Canine nutrition has been the subject of much research in recent years. Since prepared dog food accounts for a greater volume of supermarket sales than any other single grocery item, the commercial incentive is tremendous. As a result, American dogs are the best fed in the world, probably the most expensively fed, and certainly the most often overfed.
Biologists describe the dog as a carnivorous mammal. But modern authorities say that his cohabitation with man has caused him to become like us, omnivorous. Dogs are remarkably adaptable to different kinds of diets, including diets that are high in vegetable content.
The dog’s digestive system is not exactly like ours. The general process is the same, but the timing is different. First of all, mastication is less important in canine digestion. The dog’s teeth and jaws are designed for tearing meat and grinding bones with amazing efficiency and up to 300 pounds of force. Dogs chew little and swallow rapidly. They cannot chew with their mouths closed.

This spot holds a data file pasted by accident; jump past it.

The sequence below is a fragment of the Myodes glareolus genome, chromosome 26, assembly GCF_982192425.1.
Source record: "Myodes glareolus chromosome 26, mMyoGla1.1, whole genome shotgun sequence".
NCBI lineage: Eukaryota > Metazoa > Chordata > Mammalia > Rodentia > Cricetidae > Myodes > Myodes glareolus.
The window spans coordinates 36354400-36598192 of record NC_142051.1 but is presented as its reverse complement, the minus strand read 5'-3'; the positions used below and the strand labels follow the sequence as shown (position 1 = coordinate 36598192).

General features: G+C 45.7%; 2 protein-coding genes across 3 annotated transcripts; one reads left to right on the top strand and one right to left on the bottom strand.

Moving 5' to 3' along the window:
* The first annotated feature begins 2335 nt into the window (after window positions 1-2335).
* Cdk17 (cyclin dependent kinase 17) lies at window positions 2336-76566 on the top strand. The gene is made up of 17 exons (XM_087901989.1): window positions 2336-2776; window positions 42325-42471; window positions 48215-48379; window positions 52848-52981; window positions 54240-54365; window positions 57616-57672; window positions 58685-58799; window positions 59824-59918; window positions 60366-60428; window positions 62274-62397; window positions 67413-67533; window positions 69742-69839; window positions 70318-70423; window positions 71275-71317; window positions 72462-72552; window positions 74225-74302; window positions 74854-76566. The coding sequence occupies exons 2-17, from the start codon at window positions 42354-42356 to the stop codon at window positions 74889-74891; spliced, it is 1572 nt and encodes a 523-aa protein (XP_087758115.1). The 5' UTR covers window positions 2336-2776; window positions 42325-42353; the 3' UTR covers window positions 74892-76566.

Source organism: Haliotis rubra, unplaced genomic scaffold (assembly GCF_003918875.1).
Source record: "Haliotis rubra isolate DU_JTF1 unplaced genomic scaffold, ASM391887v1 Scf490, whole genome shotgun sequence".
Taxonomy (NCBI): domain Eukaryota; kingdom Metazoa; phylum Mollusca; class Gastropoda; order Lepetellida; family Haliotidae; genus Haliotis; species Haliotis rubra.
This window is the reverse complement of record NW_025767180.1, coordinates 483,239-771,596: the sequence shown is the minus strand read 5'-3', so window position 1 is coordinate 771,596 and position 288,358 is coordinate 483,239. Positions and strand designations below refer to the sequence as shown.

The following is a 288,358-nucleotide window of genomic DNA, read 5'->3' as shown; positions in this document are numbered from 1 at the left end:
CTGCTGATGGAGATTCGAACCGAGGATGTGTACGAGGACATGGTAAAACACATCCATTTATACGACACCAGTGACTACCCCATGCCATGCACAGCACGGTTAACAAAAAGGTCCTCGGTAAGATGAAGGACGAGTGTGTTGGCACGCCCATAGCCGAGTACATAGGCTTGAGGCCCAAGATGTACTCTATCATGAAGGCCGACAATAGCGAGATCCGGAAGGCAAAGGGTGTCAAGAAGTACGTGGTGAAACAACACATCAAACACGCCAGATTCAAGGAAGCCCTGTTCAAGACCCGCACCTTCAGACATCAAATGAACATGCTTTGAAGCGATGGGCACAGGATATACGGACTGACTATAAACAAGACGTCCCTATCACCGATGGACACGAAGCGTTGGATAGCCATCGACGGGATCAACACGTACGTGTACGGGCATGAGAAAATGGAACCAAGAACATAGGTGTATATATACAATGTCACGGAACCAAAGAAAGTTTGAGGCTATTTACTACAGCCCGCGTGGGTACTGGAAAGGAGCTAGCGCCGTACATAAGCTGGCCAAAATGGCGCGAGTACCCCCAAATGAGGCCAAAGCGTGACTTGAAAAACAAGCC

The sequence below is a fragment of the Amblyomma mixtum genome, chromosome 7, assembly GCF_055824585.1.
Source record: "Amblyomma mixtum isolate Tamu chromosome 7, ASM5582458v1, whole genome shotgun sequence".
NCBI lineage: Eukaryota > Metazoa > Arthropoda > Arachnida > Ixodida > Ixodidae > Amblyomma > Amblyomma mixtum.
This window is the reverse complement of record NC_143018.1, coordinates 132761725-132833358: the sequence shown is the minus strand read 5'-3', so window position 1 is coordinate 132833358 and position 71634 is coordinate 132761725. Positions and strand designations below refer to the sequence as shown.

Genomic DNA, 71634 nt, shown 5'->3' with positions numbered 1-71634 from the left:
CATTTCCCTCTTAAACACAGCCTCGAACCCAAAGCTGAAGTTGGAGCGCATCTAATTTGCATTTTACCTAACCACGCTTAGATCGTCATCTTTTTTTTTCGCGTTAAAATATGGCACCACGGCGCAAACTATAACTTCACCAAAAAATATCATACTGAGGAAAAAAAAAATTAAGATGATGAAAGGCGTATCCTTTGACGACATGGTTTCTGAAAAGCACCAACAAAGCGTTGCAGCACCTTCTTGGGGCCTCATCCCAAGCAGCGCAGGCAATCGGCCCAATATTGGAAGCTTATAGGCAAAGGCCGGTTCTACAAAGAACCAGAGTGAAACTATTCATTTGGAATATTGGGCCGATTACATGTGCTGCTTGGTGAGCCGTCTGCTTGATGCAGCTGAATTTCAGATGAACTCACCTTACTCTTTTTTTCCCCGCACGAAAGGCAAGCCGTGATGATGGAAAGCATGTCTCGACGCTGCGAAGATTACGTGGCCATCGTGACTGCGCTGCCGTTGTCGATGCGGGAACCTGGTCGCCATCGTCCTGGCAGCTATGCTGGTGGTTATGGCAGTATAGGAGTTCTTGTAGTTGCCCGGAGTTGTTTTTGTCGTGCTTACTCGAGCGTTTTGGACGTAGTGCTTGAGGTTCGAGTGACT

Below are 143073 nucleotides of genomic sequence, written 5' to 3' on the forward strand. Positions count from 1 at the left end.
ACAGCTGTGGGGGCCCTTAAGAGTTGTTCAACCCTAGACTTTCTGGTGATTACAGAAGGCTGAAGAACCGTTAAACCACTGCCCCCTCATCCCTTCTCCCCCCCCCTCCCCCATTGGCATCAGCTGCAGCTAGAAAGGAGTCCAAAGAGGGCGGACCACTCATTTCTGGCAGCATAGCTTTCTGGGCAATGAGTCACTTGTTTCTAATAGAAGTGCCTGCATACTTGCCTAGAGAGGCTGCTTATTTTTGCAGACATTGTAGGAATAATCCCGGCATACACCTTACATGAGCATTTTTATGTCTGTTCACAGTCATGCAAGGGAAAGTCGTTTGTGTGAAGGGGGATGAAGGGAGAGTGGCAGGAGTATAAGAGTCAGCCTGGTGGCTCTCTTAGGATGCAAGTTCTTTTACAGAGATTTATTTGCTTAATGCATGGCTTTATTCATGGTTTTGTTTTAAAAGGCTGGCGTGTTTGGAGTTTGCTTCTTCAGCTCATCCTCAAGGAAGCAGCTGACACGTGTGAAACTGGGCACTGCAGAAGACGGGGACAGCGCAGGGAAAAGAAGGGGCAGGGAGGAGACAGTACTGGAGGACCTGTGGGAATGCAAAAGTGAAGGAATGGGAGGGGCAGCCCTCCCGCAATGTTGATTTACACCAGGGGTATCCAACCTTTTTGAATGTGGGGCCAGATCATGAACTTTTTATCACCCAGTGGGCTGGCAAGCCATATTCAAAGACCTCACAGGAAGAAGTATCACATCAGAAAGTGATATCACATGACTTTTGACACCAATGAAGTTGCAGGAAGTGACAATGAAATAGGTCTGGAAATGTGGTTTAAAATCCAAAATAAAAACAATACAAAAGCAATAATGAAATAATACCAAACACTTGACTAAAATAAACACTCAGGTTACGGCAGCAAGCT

The dog’s taste buds are situated under his tongue, but his food passes quickly, practically untasted, through the pharynx and esophagus into the stomach, where the principle digestive process takes place. The dogs gastric juices are much stronger than ours, allowing him to digest matter which would give us a severe stomach ache, to say the least.
Your dog’s stomach is very elastic, and can expand to a capacity of one pint in a small lap dog, while large dogs make room for 8 quarts of food. The gastric juices in his stomach are high in acid and food remains there longer than it does in ours. This is why they require a richer, more concentrated diet than we do. Digestion takes place mostly in the stomach, very little in the mouth.
The dog’s …